By Mary Markovinovic
Chief, Public Affairs
Asia-Pacific Center for Security Studies”Since the beginning of the Global War on Terror, it’s become increasingly important for non-commissioned officers of all services become more aware of the operational and strategic environment,” says U.S. Pacific Command’s senior enlisted leader.
PACOM’s Sgt. Maj. William T. Kinney, USMC, recently attended the graduation of 24 Fellows from the Junior Executive Course at the Asia-Pacific Center for Security Studies. For the first time, two U.S. senior enlisted leaders were part of the course, which is tailored for O3-O4 and civilian equivalents. The four-week course focuses on U.S. policy and provides an introduction to culture, politics, protocols and challenges in key countries in the region.
“There is truly an NCO renaissance happening,” said Kinney. “Senior level leaders are now including their senior enlisted in strategic decisions.” This makes the type of executive education provided by APCSS especially important.
“They (policy makers) are beginning to realize that strategic communications is a core function. This course provides the tools to better view the Asia-Pacific region and develop messages that could really influence the region,” said Sgt. Maj. Yolanda D. Choates, I Corps and Fort Lewis Public Affairs sergeant major and a Rosharon, Texas native.
“I’ve learned an incredible amount about our government, government policy, the interaction between countries, and the complexity of the geo-political area,” said Sgt. Maj. Scott A. Egan, the I Corps EO sergeant major and a Detroit, Mich. native.
The Fellows also had an opportunity to work with the Fellows of Executive Course through joint plenary sessions and the guest speaker program.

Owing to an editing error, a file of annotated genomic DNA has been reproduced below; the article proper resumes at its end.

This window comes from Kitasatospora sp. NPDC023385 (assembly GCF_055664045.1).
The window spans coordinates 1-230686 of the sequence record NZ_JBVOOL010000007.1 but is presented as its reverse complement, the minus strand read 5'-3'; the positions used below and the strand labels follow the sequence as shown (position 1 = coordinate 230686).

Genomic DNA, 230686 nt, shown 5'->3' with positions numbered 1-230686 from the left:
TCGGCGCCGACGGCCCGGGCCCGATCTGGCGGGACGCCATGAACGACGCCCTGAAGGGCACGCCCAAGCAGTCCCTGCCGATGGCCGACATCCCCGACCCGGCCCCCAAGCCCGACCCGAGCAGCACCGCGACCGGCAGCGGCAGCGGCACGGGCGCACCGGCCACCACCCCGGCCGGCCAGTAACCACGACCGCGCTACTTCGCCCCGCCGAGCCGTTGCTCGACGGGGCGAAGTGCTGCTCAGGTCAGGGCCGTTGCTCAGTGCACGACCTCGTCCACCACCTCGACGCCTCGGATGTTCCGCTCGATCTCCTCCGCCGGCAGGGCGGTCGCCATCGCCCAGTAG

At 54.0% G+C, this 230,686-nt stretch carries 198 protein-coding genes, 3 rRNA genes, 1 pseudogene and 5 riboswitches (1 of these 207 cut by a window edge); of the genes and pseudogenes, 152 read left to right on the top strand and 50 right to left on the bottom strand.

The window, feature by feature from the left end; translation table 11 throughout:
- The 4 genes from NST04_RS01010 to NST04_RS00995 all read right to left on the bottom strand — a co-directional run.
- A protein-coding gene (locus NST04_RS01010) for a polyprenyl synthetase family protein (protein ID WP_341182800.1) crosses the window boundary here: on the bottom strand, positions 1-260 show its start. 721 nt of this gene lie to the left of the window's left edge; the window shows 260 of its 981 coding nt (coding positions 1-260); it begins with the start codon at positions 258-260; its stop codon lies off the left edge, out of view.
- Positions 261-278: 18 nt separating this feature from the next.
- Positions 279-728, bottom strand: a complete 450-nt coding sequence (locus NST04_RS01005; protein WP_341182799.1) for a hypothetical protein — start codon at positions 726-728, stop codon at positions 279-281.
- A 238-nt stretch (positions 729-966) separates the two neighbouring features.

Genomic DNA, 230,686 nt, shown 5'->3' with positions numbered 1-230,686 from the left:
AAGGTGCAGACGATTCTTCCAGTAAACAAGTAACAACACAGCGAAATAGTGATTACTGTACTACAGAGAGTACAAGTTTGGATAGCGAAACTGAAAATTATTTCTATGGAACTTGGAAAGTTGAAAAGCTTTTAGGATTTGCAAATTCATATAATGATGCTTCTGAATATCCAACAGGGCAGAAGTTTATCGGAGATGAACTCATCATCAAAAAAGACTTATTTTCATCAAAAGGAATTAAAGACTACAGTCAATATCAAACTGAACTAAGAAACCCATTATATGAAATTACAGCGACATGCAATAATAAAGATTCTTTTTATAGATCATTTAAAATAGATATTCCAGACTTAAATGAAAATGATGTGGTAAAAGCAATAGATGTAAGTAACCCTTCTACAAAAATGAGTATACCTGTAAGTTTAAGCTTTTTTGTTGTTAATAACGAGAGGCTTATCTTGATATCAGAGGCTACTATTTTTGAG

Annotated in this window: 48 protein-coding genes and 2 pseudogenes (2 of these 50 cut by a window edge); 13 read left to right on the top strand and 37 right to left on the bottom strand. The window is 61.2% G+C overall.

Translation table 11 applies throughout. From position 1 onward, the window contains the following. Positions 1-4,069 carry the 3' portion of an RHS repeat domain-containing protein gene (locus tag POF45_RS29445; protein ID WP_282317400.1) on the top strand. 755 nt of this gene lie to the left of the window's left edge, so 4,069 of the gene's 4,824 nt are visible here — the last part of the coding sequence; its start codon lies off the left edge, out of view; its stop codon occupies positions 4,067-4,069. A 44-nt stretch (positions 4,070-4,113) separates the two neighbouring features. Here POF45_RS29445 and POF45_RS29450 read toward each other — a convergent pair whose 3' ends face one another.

“The interaction among the Fellows itself was educational. We gained from their expertise and the knowledge they have by virtue of the positions they held,” added Egan.
“The workshops were a real plus,” according to Choates. “It required us to think ‘out of the box’ and interview other Fellows from other countries to try to develop policy. Ordinarily, as a senior enlisted service member, we are not asked to develop policy – just execute it. Now I have a much better understanding of U.S. policy and decisions made. This course allowed us to view issues from different strategic and cultural standpoints.”
The course is also timely for the I Corps Fellows as their headquarters is looking at a future transition from Fort Lewis to Japan. A date for the transition has not been set.
“The course has greatly enhanced our understanding and ability to operate more effectively at both the operational and strategic levels regarding regional and global security issues. Sgt. Maj. Choates and I are ready to return to I Corps with a much greater degree of knowledge and understanding of Asia-Pacific security issues that will surely benefit the command,” stated Egan.
The addition of senior enlisted to the Junior Executive Course was a test to ensure that this type of course would be beneficial to the senior enlisted community. A final decision is still pending, but according to these first two senior enlisted Fellows, it was “educational and enlightening.”